1 file changed, 22 insertions(+), 14 deletions(-)

Comments

Christoph Hellwig Jan. 4, 2019, 5:43 p.m. UTC | #1
> +	u64 dma_mask = dma_get_mask(dev);

This is not a driver API.  I think what you want is
dma_get_required_mask to query the mask.  But in that case
you still need to always actually set a mask in the driver as well.

Something like this patch:

diff --git a/drivers/mmc/host/sdhci.c b/drivers/mmc/host/sdhci.c
index a22e11a65658..36c61778d8f3 100644
--- a/drivers/mmc/host/sdhci.c
+++ b/drivers/mmc/host/sdhci.c
@@ -3500,6 +3500,13 @@ static int sdhci_set_dma_mask(struct sdhci_host *host)
 	struct device *dev = mmc_dev(mmc);
 	int ret = -EINVAL;
 
+	/*
+	 * Systems that can't address more than 32-bits do not need to use
+	 * 64-bit addressing mode, even if the device supports it.
+	 */
+	if (dma_get_required_mask(dev) <= DMA_BIT_MASK(32))
+		host->flags &= ~SDHCI_USE_64_BIT_DMA;
+
 	if (host->quirks2 & SDHCI_QUIRK2_BROKEN_64_BIT_DMA)
 		host->flags &= ~SDHCI_USE_64_BIT_DMA;
Thierry Reding Jan. 10, 2019, 10:59 a.m. UTC | #2
On Fri, Jan 04, 2019 at 09:43:54AM -0800, Christoph Hellwig wrote:
> > +	u64 dma_mask = dma_get_mask(dev);
> 
> This is not a driver API.  I think what you want is
> dma_get_required_mask to query the mask.  But in that case
> you still need to always actually set a mask in the driver as well.

That's slightly different from what I want to do here. The purpose of
this part of the patch is that when the SDHCI hardware supports only 32
bits of address space, then we want to prevent 64-bit addressing mode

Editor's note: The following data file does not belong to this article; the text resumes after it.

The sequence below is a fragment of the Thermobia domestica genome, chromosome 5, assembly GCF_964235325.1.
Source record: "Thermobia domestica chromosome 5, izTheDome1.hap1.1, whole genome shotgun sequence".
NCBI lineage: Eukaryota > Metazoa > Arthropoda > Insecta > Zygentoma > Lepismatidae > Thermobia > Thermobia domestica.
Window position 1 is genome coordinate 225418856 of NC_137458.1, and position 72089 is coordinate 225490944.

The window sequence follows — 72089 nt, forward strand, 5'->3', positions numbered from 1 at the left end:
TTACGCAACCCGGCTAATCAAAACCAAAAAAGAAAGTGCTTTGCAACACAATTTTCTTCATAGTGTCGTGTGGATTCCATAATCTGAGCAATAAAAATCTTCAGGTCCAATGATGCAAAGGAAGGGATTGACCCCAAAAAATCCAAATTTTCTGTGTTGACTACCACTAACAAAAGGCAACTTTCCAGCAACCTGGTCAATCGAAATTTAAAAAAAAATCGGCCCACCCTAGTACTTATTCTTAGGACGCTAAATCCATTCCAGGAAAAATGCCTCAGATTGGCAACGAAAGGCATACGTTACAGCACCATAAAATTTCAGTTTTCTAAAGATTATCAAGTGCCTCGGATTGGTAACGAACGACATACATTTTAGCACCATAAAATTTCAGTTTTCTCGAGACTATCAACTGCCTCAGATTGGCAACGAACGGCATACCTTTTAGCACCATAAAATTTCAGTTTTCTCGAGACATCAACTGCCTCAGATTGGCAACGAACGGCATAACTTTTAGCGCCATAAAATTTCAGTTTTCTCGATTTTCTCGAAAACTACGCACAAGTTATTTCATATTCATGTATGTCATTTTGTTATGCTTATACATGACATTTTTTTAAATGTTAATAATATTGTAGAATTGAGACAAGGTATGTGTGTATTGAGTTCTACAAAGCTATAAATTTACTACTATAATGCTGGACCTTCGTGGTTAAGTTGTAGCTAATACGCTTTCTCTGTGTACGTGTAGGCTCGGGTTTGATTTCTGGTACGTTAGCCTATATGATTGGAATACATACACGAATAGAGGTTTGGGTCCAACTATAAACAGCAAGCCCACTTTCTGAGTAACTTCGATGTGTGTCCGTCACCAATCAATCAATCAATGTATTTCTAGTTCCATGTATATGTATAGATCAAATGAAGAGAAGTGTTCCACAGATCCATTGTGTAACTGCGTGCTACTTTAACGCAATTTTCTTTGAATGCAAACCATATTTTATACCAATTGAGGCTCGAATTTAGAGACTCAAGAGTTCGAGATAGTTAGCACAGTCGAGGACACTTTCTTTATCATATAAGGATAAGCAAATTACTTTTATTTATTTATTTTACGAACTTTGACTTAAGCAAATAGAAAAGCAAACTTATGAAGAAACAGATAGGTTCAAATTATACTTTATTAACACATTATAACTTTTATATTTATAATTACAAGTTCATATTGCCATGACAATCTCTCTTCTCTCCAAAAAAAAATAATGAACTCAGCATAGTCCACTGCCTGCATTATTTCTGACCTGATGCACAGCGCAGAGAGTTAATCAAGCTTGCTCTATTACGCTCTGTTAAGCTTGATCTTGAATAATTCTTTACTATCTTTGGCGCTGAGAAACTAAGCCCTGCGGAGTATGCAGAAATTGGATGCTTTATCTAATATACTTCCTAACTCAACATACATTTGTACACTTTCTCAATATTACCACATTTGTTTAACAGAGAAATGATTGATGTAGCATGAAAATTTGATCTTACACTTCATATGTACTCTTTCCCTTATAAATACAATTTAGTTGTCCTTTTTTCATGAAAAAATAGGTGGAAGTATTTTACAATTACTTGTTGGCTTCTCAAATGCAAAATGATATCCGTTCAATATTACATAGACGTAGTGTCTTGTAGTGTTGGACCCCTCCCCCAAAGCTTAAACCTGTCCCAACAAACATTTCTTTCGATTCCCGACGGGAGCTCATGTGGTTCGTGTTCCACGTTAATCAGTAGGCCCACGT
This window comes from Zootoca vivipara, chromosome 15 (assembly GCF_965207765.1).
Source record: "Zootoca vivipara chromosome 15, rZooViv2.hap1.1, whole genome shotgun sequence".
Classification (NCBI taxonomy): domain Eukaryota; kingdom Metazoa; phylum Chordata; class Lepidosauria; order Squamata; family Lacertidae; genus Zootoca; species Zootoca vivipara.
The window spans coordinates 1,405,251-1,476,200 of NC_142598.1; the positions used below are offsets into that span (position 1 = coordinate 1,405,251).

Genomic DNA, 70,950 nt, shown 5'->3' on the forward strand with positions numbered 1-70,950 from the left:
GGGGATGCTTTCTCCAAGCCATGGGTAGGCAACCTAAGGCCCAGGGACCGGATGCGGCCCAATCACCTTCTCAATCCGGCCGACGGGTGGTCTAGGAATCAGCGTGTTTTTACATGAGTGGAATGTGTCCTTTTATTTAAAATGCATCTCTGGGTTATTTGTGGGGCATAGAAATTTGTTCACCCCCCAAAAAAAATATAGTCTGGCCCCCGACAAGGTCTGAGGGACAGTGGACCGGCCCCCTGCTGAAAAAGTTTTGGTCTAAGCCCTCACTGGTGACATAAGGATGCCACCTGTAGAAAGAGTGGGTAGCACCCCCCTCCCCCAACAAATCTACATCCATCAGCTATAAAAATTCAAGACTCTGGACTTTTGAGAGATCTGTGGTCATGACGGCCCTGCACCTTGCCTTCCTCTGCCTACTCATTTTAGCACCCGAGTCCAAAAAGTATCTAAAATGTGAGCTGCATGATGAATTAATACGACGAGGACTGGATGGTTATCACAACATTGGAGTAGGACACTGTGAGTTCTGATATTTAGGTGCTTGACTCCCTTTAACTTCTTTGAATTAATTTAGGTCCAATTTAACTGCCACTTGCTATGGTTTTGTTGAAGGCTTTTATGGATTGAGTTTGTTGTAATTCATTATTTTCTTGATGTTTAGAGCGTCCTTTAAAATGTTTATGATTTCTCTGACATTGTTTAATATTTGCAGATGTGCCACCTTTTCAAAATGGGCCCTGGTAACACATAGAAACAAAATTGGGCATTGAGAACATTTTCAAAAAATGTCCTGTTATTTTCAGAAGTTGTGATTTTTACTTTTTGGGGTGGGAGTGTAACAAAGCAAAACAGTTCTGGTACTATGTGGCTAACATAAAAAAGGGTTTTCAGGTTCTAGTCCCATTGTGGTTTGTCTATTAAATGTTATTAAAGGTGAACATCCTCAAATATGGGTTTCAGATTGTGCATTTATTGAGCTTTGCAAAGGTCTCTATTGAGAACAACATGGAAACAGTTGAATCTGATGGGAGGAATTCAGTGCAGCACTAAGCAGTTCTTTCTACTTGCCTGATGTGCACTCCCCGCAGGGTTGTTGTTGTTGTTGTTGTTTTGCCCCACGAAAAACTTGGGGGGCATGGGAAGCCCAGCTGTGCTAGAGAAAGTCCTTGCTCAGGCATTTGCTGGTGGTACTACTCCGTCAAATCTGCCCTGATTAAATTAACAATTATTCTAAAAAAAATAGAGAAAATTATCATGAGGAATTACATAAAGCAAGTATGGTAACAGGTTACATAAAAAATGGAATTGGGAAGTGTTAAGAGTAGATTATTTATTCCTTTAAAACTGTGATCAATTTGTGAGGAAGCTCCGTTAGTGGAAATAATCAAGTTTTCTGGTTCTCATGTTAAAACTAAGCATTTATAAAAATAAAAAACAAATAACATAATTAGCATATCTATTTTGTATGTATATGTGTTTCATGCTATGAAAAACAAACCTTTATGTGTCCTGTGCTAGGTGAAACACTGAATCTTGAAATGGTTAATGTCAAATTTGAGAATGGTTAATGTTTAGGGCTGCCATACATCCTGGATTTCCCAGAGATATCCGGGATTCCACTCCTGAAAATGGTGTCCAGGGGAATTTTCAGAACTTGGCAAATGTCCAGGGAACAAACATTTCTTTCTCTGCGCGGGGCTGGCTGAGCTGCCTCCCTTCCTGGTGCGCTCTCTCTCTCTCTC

from being used because it isn't useful.

So what we do want to check here is the DMA mask configured by the
driver (or the default set by the bus, or wherever it came from).
dma_get_required_mask() returns the DMA mask required to address all of
system memory. That would perhaps be a useful additional check, but it's
orthogonal to what I'm trying to do here.

Is there something else appropriate that I could use to query the DMA
mask set for a device?

Thierry

> Something like this patch:
> 
> diff --git a/drivers/mmc/host/sdhci.c b/drivers/mmc/host/sdhci.c
> index a22e11a65658..36c61778d8f3 100644
> --- a/drivers/mmc/host/sdhci.c
> +++ b/drivers/mmc/host/sdhci.c
> @@ -3500,6 +3500,13 @@ static int sdhci_set_dma_mask(struct sdhci_host *host)
>  	struct device *dev = mmc_dev(mmc);
>  	int ret = -EINVAL;
>  
> +	/*
> +	 * Systems that can't address more than 32-bits do not need to use
> +	 * 64-bit addressing mode, even if the device supports it.
> +	 */
> +	if (dma_get_required_mask(dev) <= DMA_BIT_MASK(32))
> +		host->flags &= ~SDHCI_USE_64_BIT_DMA;
> +
>  	if (host->quirks2 & SDHCI_QUIRK2_BROKEN_64_BIT_DMA)
>  		host->flags &= ~SDHCI_USE_64_BIT_DMA;
>
Adrian Hunter Jan. 10, 2019, 2:11 p.m. UTC | #3
On 4/01/19 12:47 PM, Thierry Reding wrote:
> From: Thierry Reding <treding@nvidia.com>
> 
> The implementation of sdhci_set_dma_mask() is conflating two things: on